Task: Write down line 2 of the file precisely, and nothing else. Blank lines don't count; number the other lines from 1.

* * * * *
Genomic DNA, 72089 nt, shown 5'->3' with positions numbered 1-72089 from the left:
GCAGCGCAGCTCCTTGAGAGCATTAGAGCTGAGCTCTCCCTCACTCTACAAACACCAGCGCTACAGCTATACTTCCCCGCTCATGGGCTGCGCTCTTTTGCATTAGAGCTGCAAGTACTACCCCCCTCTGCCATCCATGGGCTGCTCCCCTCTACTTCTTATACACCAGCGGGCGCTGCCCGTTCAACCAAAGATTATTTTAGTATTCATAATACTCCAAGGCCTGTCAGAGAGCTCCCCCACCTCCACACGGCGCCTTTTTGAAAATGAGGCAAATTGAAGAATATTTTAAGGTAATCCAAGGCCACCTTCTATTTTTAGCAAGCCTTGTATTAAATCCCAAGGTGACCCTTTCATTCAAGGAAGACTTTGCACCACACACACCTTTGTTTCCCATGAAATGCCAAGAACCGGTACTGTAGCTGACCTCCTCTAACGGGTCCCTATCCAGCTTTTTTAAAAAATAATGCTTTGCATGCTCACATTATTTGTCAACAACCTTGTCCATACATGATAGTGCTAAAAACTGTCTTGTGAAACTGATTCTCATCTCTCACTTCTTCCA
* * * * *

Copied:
GCAGCGCAGCTCCTTGAGAGCATTAGAGCTGAGCTCTCCCTCACTCTACAAACACCAGCGCTACAGCTATACTTCCCCGCTCATGGGCTGCGCTCTTTTGCATTAGAGCTGCAAGTACTACCCCCCTCTGCCATCCATGGGCTGCTCCCCTCTACTTCTTATACACCAGCGGGCGCTGCCCGTTCAACCAAAGATTATTTTAGTATTCATAATACTCCAAGGCCTGTCAGAGAGCTCCCCCACCTCCACACGGCGCCTTTTTGAAAATGAGGCAAATTGAAGAATATTTTAAGGTAATCCAAGGCCACCTTCTATTTTTAGCAAGCCTTGTATTAAATCCCAAGGTGACCCTTTCATTCAAGGAAGACTTTGCACCACACACACCTTTGTTTCCCATGAAATGCCAAGAACCGGTACTGTAGCTGACCTCCTCTAACGGGTCCCTATCCAGCTTTTTTAAAAAATAATGCTTTGCATGCTCACATTATTTGTCAACAACCTTGTCCATACATGATAGTGCTAAAAACTGTCTTGTGAAACTGATTCTCATCTCTCACTTCTTCCA